Early on he became acquainted with many people in the business of landscaping and nursery growers as well as tree care companies. “I felt it was important to network with those people and pay attention to what they were doing, good and bad. I became president of the St. Louis Arborist Association, and also president of the St. Louis Landscape Nurseryman’s Association. I belonged to all the other groups pertaining to grounds management,” he says.

“I also had become a member of ISA and NAA (now TCIA), a registered consulting arborist in ASCA, Missouri Consulting Foresters, SAF, etcetera. This certainly kept me on a learning curve, not only from a technical standpoint, but also from a business standpoint.

“Many of the people I have met in these organizations have become lifelong friends. When I have a particular problem, I generally know someone who has already had that problem and found the solution, so I can call on them to solve the problem without me making all of the mistakes that have been made in the past.

“I had learned early on that networking with people in your industry, and even those related to our industry, is extremely important. Many of those people were the sources of quality referrals. That helped me get started in the right direction, doing quality work and charging a fair price.”

He has been busy introducing Hargraves to many of his contacts, most recently at TCIA’s Winter Management in Maui this past February. “Knowing people, so when you fall you have a name you can call to get advice, is worthwhile,” he says.

In terms of the business and financial side, he speaks of the merits of touring other people’s businesses to figure out how they do different things, particularly fellow TCIA members. “Someone like me, with eight to 10 employees when starting off, could talk to people with 200 employees, and they were happy to talk with me about some of the obstacles I was facing. People are really free with their information; you’re dealing with people you’re not competing with.”

“I have always had a motto of ‘Do what you do well and let others do the rest,’ and I have stuck to that over the years and it has helped me be successful. We have identified many off shoots of the industry that we could have added to our business and been quite successful at, but that would have watered down our core values, and pretty soon we would have been mediocre at everything.

Looking Forward

What will be the biggest challenge for company owners in the future?

“The work force. Difficulty in getting quality employees who are work oriented,” says Christie. “Of course, we are not the only industry facing labor problems, but I think ours will be a bigger problem than most. Many years ago, our employee demographic was the 18 to 25 year olds. That work force has aged considerably, making it necessary to consider better benefits, more insurance programs, more retirement programs, etcetera.

“The business is not something you just put a novice into to use a million dollar piece of equipment and pick up some logs. Even with specialized equipment, you’re still going to need boots on the ground,” he adds. “I would relay that to my daughter and everyone else who is getting going in the industry.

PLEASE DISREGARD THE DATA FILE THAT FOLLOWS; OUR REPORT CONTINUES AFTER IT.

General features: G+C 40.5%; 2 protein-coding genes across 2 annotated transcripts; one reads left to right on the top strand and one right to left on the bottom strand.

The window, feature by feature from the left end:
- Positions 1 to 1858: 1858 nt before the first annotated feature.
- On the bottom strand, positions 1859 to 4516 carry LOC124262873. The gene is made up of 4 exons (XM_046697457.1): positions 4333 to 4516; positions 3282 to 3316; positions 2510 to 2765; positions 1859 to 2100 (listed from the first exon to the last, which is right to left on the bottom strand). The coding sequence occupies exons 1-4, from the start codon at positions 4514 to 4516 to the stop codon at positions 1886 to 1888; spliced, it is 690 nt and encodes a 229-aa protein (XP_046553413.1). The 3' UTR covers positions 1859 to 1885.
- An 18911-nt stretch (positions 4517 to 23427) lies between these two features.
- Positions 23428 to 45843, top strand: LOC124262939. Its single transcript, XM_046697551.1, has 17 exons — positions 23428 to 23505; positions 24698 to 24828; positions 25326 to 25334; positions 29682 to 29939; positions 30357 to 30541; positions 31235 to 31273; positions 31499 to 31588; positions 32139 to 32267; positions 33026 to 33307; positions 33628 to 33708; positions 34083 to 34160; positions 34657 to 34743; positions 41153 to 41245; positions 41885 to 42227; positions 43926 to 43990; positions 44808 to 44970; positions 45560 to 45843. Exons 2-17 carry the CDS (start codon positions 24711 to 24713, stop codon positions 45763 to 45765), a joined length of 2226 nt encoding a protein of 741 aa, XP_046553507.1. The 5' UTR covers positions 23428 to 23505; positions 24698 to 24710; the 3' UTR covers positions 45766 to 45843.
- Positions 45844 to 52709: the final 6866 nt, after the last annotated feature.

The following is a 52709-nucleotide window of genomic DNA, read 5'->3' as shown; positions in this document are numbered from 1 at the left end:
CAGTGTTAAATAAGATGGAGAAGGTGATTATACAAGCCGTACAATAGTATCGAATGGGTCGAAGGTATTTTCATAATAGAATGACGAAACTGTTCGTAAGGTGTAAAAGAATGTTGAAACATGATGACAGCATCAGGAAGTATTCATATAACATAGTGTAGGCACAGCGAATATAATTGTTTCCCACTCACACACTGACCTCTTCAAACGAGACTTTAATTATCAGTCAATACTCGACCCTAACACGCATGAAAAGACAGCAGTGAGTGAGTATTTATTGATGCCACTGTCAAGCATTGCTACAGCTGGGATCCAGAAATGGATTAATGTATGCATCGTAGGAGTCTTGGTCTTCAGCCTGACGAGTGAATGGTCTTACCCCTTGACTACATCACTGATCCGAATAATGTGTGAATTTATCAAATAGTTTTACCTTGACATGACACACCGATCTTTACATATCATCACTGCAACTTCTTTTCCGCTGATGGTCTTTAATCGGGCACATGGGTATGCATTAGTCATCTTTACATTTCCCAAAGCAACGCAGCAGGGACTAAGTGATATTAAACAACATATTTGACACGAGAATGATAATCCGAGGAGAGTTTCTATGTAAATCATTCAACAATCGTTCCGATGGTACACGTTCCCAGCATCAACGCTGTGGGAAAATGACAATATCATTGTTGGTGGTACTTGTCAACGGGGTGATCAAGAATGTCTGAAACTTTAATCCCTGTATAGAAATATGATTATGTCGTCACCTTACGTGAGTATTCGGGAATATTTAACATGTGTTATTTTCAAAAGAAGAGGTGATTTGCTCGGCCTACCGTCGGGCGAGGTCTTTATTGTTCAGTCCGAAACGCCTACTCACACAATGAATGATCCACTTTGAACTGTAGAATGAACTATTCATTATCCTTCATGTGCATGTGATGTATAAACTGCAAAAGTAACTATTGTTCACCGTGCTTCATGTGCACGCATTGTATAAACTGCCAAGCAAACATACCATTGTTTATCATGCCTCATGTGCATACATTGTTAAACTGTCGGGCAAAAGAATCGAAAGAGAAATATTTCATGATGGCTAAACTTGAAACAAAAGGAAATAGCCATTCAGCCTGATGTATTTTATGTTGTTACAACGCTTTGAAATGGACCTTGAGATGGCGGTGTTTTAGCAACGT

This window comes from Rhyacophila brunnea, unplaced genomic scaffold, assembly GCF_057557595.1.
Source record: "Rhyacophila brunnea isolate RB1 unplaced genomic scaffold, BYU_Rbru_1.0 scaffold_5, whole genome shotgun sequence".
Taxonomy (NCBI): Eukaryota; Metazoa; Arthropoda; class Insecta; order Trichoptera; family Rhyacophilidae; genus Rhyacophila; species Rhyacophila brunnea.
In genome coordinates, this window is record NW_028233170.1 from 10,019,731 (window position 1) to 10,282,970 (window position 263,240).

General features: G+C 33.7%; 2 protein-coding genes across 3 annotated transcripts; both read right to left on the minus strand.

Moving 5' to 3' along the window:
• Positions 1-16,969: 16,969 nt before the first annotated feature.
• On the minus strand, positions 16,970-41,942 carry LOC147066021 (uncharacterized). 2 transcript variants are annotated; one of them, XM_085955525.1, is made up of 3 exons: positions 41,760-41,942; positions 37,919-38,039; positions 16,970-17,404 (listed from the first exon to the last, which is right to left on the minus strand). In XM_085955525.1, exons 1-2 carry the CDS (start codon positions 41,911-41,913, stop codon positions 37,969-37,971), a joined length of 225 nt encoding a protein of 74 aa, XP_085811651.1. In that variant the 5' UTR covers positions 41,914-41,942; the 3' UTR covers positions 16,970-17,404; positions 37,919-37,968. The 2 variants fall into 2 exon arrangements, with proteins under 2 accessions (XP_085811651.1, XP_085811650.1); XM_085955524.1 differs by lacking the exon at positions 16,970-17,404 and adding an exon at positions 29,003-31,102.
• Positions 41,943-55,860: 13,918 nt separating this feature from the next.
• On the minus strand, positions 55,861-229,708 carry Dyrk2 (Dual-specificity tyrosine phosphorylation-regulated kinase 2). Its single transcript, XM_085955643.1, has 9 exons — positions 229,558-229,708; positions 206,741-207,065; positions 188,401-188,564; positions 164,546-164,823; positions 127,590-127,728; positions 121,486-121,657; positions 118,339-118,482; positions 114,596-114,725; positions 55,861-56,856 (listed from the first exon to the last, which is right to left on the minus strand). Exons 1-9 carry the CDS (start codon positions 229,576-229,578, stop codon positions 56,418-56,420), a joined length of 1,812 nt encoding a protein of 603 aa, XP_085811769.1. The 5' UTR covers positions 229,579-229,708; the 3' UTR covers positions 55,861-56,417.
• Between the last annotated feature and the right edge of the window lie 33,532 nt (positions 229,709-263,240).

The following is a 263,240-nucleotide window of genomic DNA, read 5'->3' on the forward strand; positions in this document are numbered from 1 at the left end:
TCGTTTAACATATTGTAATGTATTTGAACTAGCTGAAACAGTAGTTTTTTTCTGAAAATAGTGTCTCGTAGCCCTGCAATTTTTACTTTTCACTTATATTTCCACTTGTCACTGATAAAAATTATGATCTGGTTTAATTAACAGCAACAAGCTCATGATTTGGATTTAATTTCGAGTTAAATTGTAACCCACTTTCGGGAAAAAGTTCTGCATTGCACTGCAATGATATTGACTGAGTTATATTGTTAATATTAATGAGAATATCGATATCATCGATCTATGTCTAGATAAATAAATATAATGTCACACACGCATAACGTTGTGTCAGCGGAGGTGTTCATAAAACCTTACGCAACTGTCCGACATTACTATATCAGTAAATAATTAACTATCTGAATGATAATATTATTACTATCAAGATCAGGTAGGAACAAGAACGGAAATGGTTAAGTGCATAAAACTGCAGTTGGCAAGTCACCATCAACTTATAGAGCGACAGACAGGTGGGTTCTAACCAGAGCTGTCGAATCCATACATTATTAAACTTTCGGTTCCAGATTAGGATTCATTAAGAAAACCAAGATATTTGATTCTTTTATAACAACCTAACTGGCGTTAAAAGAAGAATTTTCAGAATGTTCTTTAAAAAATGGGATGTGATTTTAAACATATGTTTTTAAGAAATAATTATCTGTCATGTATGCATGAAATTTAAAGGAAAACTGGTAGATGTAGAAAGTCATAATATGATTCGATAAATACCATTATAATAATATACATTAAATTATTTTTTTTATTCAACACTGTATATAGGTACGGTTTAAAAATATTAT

“Learn as much as you can about your competitors, always surround yourself with good, quality people who you can rely on and do not allow yourself to get bogged down in the day-to-day activities and problems. You need to be looking at the big picture and down the road. It is anybody’s guess where this industry will be in 10 years. Things will change, and you simply can’t do it all,” Christie advises.

Closing the Door

“The industry has been very good to me,” says Christie. “I’ve traveled all over the world, and that has been fun. It’s been important to have a good partner. My wife has been an official part of the business and sacrificed a lot and travels with me.” His children grew up with the children of other tree care company owners, he says, adding that those once 6-year-old friends are now important contacts for his daughter.

The handing over of Metropolitan Forestry Services has been a gradual and well-thought-out process. Three years’ work with an accountant was insurance for an easy transition, Christie says.

“As of January 31, 2018, at the end of our fiscal year, I turned the business of Metropolitan Forestry Services, Inc., over to my daughter, who now owns the business. I can only hope that this industry will be as rewarding to her as it was to me.”

According to the contract, Christie, 70, will remain an employee for the next five years, then “retire.” An avid bird hunter, with past trips to Russia, Africa, Argentina and New Zealand, Christie will undoubtedly spend some of his new free time traveling. He’ll also spend time with the grandchildren. But first, he’s going to get his hips replaced.

Which leads to the lament of many families of tree care company owners. “We hope he takes some time off ,” says Hargrave.

 

This article is an excerpt from TCI magazine.